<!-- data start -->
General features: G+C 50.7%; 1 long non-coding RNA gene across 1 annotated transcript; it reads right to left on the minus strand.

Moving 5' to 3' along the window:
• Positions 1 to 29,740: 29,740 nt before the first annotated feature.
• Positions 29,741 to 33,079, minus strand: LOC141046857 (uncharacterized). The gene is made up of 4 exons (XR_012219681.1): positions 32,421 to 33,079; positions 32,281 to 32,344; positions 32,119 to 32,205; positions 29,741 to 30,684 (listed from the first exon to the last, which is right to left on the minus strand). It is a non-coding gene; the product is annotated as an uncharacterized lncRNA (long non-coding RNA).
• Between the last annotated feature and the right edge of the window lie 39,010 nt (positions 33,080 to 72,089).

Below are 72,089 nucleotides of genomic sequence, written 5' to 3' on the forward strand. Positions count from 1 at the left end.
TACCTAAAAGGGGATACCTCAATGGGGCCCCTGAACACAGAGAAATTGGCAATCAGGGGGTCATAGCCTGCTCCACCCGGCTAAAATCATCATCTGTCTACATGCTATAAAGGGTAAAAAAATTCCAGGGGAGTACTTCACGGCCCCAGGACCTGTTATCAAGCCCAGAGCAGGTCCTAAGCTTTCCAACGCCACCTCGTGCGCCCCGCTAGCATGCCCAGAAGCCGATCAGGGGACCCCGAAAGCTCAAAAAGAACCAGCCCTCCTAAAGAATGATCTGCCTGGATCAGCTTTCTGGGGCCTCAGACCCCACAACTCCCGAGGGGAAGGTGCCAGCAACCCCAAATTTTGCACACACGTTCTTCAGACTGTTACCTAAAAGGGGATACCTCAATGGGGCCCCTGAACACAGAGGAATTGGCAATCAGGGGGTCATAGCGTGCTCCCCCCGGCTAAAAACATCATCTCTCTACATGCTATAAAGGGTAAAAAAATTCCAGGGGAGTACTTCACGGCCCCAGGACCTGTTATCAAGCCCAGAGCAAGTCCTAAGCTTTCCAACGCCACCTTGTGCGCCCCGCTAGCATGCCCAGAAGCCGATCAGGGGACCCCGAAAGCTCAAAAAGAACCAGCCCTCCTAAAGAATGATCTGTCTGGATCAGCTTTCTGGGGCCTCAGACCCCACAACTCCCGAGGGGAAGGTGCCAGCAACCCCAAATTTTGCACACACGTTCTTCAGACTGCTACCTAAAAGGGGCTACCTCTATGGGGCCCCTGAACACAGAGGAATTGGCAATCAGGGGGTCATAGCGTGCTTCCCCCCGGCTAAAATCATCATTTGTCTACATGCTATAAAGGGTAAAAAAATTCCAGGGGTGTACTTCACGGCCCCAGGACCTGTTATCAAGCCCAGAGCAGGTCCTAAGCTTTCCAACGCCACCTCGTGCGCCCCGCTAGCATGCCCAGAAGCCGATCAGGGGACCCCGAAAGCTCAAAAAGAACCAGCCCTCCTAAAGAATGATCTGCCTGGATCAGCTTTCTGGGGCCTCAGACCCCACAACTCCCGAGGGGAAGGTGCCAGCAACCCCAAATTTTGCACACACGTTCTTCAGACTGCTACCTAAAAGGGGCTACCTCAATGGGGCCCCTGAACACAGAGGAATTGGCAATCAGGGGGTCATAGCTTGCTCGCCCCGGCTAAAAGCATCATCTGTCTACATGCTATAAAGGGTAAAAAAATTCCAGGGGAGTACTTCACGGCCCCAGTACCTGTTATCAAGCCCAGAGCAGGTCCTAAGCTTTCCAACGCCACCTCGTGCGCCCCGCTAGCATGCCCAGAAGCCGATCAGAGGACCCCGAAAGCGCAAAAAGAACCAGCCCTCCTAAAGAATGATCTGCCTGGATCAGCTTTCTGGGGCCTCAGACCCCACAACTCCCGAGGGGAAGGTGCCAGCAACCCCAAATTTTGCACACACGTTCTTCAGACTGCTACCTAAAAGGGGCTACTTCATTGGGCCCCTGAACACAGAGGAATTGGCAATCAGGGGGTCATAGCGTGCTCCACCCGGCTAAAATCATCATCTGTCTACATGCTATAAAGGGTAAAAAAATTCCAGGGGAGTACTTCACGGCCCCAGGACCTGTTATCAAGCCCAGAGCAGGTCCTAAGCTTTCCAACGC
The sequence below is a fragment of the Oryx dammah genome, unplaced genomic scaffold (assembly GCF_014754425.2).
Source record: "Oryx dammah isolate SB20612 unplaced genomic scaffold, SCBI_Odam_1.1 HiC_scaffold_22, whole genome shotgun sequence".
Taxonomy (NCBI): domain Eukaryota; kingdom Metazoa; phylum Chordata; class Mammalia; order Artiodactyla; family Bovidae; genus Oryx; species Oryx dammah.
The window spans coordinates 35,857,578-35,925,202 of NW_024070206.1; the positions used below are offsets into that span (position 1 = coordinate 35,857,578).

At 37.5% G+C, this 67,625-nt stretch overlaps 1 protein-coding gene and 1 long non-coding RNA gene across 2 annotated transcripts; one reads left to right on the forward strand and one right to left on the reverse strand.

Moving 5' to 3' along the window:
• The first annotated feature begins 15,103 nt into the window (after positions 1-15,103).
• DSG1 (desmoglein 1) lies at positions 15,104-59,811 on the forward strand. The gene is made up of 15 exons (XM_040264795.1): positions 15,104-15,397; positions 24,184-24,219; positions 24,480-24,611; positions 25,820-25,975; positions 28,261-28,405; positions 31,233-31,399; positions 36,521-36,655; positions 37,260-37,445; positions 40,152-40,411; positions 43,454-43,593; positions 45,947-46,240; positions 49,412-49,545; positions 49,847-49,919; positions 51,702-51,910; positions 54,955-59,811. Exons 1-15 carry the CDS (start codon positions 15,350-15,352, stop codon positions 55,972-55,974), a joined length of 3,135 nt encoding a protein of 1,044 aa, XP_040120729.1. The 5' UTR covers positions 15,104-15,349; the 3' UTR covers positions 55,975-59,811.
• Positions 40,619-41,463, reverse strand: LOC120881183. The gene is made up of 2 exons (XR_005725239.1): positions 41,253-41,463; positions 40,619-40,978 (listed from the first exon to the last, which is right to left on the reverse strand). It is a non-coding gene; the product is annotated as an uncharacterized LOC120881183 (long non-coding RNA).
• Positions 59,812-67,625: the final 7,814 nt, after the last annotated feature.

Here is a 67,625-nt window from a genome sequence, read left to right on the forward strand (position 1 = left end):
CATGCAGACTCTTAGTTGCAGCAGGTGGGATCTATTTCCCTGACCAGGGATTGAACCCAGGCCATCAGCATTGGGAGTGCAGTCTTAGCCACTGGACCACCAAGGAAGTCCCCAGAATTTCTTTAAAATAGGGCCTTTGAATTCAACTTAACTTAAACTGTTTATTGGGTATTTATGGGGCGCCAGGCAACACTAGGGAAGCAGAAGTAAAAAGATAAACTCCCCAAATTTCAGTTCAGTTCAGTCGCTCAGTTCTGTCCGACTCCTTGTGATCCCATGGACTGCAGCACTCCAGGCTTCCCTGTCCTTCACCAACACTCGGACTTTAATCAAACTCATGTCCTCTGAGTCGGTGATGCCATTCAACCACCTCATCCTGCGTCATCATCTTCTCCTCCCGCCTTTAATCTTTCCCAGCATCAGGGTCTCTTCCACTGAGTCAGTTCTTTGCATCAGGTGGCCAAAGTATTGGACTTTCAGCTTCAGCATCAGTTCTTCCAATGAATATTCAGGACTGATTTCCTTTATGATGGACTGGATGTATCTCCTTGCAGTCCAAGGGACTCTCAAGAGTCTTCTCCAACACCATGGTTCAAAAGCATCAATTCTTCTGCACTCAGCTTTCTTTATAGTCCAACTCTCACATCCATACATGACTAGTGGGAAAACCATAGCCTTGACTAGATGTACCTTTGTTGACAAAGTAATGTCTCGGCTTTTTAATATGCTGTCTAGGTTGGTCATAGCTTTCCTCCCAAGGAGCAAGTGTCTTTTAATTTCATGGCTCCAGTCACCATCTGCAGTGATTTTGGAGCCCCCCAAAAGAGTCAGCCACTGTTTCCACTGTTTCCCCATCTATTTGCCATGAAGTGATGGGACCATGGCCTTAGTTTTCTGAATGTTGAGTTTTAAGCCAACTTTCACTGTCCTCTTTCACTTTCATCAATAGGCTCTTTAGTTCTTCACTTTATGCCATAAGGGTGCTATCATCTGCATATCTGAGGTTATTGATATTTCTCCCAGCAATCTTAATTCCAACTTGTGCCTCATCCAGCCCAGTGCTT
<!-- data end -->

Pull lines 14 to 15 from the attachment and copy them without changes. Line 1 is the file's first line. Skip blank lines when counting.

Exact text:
• The first annotated feature begins 15,103 nt into the window (after positions 1-15,103).
• DSG1 (desmoglein 1) lies at positions 15,104-59,811 on the forward strand. The gene is made up of 15 exons (XM_040264795.1): positions 15,104-15,397; positions 24,184-24,219; positions 24,480-24,611; positions 25,820-25,975; positions 28,261-28,405; positions 31,233-31,399; positions 36,521-36,655; positions 37,260-37,445; positions 40,152-40,411; positions 43,454-43,593; positions 45,947-46,240; positions 49,412-49,545; positions 49,847-49,919; positions 51,702-51,910; positions 54,955-59,811. Exons 1-15 carry the CDS (start codon positions 15,350-15,352, stop codon positions 55,972-55,974), a joined length of 3,135 nt encoding a protein of 1,044 aa, XP_040120729.1. The 5' UTR covers positions 15,104-15,349; the 3' UTR covers positions 55,975-59,811.